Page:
DESIGNED IN ITALY
BUILT IN THE NETHERLANDS
Launched in 1964, Serena was the fourth boat in the Caravelle series of steel motor yachts designed by Carlo Riva of Sarnico, Italy, and built by the De Vries Bros. yard in Aalsmeer, the Netherlands. The collaboration between these two family boatyards was initiated by Riva, who was already well-known for sexy runabouts and wanted to offer a product to the yachting market. For the De Vries, Riva’s approach was irresistible on two counts: it gave the Dutch builder a foothold in the Italian market and Riva was willing to assume all the risk on the first boats.
Under Riva’s close supervision, the Caravelle models evolved over the 1961-1965 period. Hull No. 4 was the first of Series II, which at 73’10” was slightly longer than earlier models. After a 1964 showing at the Amsterdam Boat Show bearing the name Caravelle, the boat was purchased by German yachtsman Freiederich W. Stukenbroker to cruise on the French Riviera. He named her Serena.
THE LEGEND OF RIVA
Cantiere Riva began in the early 19th Century as a service business, when young Pietro Riva was recruited from Lake Como to Lake Iseo in northern Italy to repair damaged fishing boats. His son Ernesto followed in his footsteps in the latter half of the century, building tourist boats making use of the new internal combustion engine. Ernesto died in a boatyard accident in 1907 and was succeed by his son Serafino, who built increasingly competitive race boats along with high-quality inboard “cruisers” through the late ’20s and ’30s.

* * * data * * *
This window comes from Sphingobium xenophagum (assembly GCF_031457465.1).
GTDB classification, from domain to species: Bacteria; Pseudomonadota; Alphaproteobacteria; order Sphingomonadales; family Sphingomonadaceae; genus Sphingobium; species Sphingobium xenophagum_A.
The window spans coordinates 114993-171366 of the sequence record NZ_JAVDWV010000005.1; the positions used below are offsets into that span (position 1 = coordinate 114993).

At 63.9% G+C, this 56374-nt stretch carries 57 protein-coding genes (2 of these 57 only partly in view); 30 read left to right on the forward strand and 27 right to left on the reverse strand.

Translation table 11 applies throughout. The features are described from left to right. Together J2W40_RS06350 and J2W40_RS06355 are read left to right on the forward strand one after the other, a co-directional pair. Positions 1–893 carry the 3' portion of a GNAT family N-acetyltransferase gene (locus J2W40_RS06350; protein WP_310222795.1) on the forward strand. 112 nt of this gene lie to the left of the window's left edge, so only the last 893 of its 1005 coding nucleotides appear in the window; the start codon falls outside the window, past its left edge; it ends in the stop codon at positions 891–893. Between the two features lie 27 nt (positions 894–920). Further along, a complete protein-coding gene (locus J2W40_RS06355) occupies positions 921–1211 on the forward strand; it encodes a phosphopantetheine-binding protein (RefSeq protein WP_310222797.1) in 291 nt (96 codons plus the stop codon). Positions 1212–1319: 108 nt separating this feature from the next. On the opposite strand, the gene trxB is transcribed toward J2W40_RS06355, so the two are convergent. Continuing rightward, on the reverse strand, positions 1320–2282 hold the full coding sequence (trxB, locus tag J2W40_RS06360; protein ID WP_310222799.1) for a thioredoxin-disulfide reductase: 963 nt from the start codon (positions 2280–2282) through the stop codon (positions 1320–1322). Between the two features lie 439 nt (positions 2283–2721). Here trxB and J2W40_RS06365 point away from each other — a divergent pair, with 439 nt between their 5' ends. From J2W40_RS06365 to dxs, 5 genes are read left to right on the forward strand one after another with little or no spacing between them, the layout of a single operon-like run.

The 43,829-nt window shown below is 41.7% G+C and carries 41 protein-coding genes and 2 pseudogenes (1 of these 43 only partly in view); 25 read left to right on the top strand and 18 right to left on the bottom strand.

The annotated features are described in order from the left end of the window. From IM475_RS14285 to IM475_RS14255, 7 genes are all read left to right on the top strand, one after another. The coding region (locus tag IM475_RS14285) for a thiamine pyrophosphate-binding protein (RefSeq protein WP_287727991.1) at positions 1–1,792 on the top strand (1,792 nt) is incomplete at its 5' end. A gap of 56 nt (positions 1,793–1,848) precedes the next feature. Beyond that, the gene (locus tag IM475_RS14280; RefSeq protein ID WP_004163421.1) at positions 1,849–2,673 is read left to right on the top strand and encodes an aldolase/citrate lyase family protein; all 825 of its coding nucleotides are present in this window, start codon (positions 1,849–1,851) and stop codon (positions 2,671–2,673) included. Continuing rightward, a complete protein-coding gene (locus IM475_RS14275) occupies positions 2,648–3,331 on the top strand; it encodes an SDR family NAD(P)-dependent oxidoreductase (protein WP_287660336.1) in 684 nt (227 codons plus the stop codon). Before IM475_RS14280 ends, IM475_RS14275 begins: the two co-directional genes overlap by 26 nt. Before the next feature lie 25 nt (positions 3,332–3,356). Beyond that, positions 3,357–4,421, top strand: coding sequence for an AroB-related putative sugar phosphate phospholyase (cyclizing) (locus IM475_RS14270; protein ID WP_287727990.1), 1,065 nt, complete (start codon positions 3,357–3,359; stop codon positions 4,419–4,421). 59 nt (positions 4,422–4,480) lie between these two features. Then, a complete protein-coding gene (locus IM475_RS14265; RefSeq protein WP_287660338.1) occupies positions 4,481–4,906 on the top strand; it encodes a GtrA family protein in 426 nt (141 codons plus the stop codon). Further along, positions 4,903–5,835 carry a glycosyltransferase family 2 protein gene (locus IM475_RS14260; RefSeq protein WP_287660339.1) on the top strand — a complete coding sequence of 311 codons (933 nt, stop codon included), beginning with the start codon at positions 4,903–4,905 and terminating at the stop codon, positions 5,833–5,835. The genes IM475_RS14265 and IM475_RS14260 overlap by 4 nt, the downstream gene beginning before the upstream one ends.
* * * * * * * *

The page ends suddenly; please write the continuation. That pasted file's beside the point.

Serafino’s son, Carlo, showed talent as a teenager, and despite his father’s skepticism, was committed to building wooden boats in series. As a young designer, Riva developed the tapered, convex sterns that the company became known for, and in the early ’50s, when his father retired, Carlo shifted out production of race boats to focus on mass production of inboards and outboards for the commercial market.
As the business grew, he developed a partnership with Giorgio Barilani, a graphic designer, and by the 1960s, the name Riva was more than just the name of the world’s most popular high-quality runabout—it was synonymous with a sexy new brand of Italian design. Thanks to Carlo’s emphasis on quality and style, Riva boats became fashionable among royalty and movie stars, from Prince Rainier to Brigitte Bardot.
FROM RUNABOUT TO YACHT
When Carlo Riva looked for a capable partner to open the company’s Yacht Division, he knew the learning curve would be steep—and expensive—and the complexity and cost of building bigger boats might jeopardize his company’s reputation and financial well-being. Riva’s options for an Italian partner were limited, so he looked to northern Europe instead. There he was introduced by a client and friend, the brewer Freddy Heineken, to De Vries Bros., one of the leading builders of steel motor yachts. The result was a collaboration between Carlo and the De Vries family. The Caravelle series was produced with the Riva-De Vries trademark. Interiors and superstructures were by Riva and Giorgio Barilani. Heineken bought the second boat in the series.
According to Carlo:
“I was in London, at the boat show, with my friend Freddy Heineken [and] …expressed to him my desire to build larger yachts, in steel. Freddy immediately invited me come visit him in his home country, Holland, where there were yards who obviously specialize in metal construction of yachts and ships…”
“I met with De Vries at the shipyard. We were both immediately excited about the project and [he] then came to visit my shipyard in Sarnico…